There’s a new Queen of Hip-Hop—and she’s not like anything you’ve seen before. Her name? Mykki Blanco. Her job? Something like “cross dressing poet extraordinaire.”
“I would just consider myself an artist,” says Michael David Quattlebaum Jr., a.k.a. Mykki Blanco, 24, in between sipping a coffee and taking bites of a chocolate croissant at The Smile on Bond Street. Today, the budding star comes across as an off-duty club kid, keeping it casual in zany patterned shorts with a beanie over his buzzed hair (and hot pink acrylic nails from a dizzying week of photo-shoots). It’s no secret that the Harlem-based artist, who’s considering changing the title to his upcoming mixtape from Cosmic Angel to The Rebirth Of The Showgirl, has a penchant for glamour. For example, in his recent campaign for Happy Socks, Terry Richardon shot Quattlebaum dressed like a retro pin-up girl, flashing peace signs in a in a va-va-voom wig with plenty of lip gloss; on stage at a recent show opening for SSION, the show-stopper worked the crowd, firing out lyrics like “All these mainstream girls, with their mainstream teams, and in walks Mykki, army of me.”
The words ring true: Blanco’s leading a one-woman show sans manager or publicist. This spring, he has a four-weekend residency at the Living Theater (think Bette Midler-meets-Sandra Bernhard, he suggests, albeit if they could freestyle). Once a 16-year-old New York City runaway, Blanco has officially called Gotham home since 2008. “The downtown community embraced me, and I gave back,” he explains, before spitting a few lyrics across the table at me to illustrate the “fabulously broke” life of a downtown artist: “One night I’m drinking champagne with Linda Evangelista, the next night I’m eating one dollar pizza.” But Blanco, who boasts an interdisciplinary art background and comes from a single-parent home, has no issue admitting a desire to overcome the broke artist stereotype. “As much as I want my work to read with integrity and to touch people in a humble and honest way, I also love glamour and I also have no problem being careerist because I come from a background where you are supposed to succeed,” he says. “Why would I not want to be more successful than both of my parents? We all want the vacation house for mom.” The dream might not be a stretch if things continue to go his way.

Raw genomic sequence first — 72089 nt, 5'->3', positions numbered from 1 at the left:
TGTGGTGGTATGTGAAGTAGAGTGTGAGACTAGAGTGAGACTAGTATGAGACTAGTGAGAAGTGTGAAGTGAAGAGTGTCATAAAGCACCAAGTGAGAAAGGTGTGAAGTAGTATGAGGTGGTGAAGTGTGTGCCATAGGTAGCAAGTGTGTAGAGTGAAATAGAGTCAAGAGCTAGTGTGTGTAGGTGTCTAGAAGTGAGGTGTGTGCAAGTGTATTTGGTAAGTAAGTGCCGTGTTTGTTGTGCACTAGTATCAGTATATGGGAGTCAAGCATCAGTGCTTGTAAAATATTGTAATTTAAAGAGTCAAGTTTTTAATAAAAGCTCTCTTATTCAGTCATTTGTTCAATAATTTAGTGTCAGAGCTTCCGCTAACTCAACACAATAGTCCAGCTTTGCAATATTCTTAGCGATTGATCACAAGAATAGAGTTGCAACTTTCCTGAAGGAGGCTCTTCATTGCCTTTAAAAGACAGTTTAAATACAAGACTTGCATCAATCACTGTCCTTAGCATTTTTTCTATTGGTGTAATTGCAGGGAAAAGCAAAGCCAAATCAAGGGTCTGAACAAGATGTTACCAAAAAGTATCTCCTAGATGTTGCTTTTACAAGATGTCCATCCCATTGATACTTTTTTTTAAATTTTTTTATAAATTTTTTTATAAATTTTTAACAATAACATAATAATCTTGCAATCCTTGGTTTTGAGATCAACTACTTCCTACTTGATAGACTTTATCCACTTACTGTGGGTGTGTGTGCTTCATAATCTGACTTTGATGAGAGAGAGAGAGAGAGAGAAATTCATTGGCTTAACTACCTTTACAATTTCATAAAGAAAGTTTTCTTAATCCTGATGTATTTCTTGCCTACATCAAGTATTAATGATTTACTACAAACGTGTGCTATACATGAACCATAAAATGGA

Mykki Blanco was born in December 2010 as a “humorous” interactive video project in which Quattlebaum aptly portrayed a teenage female rapper. “I was doing it YouTube interactive style. You know, how girls do haul videos and talk to their, like, YouTube subscribers,” he says with a throaty chuckle, in his best Valley Girl voice. But it was the theatrical poetry readings from last summer’s OHWOW gallery-published book, From the Silence of Duchamp to the Noise of Boys, that really kicked things off. He worked the downtown gallery circuit giving readings and striking many a pose in head-to-toe typical Blanco garb. “It allowed me to see that writing poetry could be turned to song.”
Things have been seriously nutty for the artist ever since. “I understand that it can be hard for people to pigeonhole what I’m doing,” Quattlebaum says. His upcoming projects include a 7-inch two-sided record produced by OHWOW Gallery, a punk and industrial-tinged concept album, Mykki Blanco and the Mutant Angels, and, of course, the aforementioned mix-tape. “But if you wanna tie me into anything, I relate most to the old New York—the Bette Midler’s, the Liza Minelli’s—I’m an entertainer, I’m entertaining.”
Quattlebaum also, not surprisingly, into fashion. “Queer theorists and art critics like to add this discourse to my cross-dressing, but I cross-dress because I look hot, men think I look hot and I enjoy the attention. Cross-dressing opened up my sexual life a thousand percent,” he says, smiling. But is he worried that the world outside of downtown Manhattan is ready for his alter ego? “People may have their prejudices, people may have their phobias, but when you’re talented, no one denies the talent. What can you do? What can you say?”
Breaking stereotypes, starting a dialogue, creating art all the while causing a riot—it’s what Quattlebaum’s trying to do, with the help of Blanco. “Right now, I have the pedigree that a lot of these up-and-coming girls would kill for,” he says with bracing candor. “This is my job and I don’t have to be fake. You gotta knock the humbleness off because this is the entertainment business,” he says before heading off for a busy weekend that includes an afternoon shoot with Ryan McGinley and a sea-creature-inspired music video shoot. “When it comes down to it, I’m a bad bitch, and I’m gonna continue to be one.”